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About the Change

Royal Ballet

‘Romeo and Juliet’

January 2010
London, Covent Garden

© Jeffery Taylor
Former dancer, Dance Critic and an Arts feature writer for the Sunday Express. Pub 17 01 2010

© John Ross

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“I’ve never seen anything like it,” was the excited theme of post performance comment as we streamed out into Covent Garden’s near freezing gloom last Thursday.

And for once bog standard theatrical lovey talk was nothing but unvarnished truth.

As one half of the eponymous duo in MacMillan’s Romeo & Juliet, Alina Cojocaru had just given the performance of her life. Yes, she has a world class technique, but they are ten a penny in the Royal Ballet today; her acting abilities are usually a little less than standard and her musicality on the self indulgent side, but something has happened to this Romanian refugee. Her Juliet was so much more than just the steps; there were no over the top clichés or agonised grimaces and she moved through the music as if orchestrated by Prokofiev. Something has been liberated, her stage presence is a force of nature all on its own. Movement, music and emotion are blended into a living portrait, a breathing, flesh and blood experience recognisable to us all.

MacMillan’s modern 1965 classic has the perfect opening for a thrilling night out at the theatre. Set to Prokofiev’s passionate and powerful score, the curtain rises on Georgiadis’s definitive evocation of medieval Verona, tiers of piazzas and cloisters, dimly lit, dangerous and mysterious. Slowly the crowds gather, Romeo (Johan Kobborg) appears and John B Read’s lighting brings the morning sun. The scene is invitingly set for the familiar telling of a story as old as man himself.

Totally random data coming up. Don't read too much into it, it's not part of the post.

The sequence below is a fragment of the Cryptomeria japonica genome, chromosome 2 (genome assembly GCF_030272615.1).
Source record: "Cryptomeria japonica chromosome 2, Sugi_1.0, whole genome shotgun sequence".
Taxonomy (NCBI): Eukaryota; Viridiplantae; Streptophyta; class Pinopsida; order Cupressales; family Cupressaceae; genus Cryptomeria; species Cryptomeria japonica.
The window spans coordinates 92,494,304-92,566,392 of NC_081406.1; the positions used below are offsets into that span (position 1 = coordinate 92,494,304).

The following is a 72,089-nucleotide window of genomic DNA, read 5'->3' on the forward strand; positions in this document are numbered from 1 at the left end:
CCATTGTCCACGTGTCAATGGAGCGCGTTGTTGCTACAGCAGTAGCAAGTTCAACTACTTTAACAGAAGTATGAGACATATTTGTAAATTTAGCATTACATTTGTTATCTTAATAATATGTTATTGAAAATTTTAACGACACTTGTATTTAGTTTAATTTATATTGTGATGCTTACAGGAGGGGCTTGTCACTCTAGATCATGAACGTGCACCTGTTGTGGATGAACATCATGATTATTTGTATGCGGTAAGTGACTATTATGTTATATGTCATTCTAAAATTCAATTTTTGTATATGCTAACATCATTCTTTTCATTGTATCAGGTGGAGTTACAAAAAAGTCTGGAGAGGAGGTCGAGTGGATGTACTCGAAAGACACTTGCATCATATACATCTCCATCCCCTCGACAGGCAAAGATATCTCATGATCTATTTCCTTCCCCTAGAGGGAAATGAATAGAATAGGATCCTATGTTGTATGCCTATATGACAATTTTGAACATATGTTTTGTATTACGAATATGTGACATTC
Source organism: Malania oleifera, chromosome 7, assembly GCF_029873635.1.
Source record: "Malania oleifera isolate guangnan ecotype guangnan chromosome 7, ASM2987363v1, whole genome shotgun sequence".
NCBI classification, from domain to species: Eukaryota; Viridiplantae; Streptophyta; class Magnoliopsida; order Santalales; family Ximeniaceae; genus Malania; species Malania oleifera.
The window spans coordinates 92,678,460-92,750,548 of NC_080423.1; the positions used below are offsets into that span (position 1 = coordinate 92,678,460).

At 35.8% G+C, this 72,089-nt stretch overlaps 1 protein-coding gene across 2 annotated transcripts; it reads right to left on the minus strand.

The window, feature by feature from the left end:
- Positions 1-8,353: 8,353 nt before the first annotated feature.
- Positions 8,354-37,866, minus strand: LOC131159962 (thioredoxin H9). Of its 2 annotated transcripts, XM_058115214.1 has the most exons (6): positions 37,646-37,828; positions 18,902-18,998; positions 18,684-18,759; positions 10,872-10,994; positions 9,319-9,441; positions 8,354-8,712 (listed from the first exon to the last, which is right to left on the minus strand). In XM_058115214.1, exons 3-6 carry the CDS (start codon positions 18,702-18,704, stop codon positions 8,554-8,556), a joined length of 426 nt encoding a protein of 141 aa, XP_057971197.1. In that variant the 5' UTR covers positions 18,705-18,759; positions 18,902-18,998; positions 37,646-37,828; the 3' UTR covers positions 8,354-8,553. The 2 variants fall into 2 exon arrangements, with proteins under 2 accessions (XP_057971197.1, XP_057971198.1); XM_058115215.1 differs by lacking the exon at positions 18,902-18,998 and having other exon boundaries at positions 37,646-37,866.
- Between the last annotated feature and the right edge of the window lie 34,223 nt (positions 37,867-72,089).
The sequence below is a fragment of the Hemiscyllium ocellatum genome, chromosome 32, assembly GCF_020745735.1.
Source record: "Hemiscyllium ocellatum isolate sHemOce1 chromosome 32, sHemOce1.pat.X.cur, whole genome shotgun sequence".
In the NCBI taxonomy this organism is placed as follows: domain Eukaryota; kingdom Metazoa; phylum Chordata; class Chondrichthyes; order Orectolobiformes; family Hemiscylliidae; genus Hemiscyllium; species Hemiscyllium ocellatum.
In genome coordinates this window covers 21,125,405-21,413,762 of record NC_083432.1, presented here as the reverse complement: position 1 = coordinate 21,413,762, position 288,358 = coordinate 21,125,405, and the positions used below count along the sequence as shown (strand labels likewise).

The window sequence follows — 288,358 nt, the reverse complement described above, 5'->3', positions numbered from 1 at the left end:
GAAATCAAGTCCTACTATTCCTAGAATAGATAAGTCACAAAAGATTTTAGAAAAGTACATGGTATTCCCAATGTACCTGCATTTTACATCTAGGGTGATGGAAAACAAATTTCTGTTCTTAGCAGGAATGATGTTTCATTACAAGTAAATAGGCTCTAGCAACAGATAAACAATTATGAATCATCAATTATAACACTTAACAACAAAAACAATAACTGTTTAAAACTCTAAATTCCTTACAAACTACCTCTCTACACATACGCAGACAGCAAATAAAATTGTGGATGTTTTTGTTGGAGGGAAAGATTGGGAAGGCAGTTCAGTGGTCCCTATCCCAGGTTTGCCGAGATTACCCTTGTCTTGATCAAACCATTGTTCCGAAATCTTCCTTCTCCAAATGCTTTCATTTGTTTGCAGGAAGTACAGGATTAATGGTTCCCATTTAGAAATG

Alina Cojocaru and Johan Kobborg in Romeo and Juliet
© John Ross

The company looks good, disciplined, aware and caring. They perform MacMillan’s startlingly inventive steps with admirable conscientiousness, not least Kobborg, at 37 contemplating the end of his brilliant dancing life. His technical performance was impeccable, however, so consciously precise I hope a video of his efforts can be a subject of academic study on how to get it right. The in depth opulence of the Ballroom scene, including the famous cushion dance is a perfect and extravagant statement of a ruling class confident in its power while the heart stopping moment when the two fated lovers come face to face was just that. The great balcony duet is a survival course for Romeo and Kobborg’s pacing was perfect, Cojocaru’s awakening heart pure joy. Artistically she has come of age, filling the ballet’s central space with an irresistible blend of high artistry and full blooded humanity.

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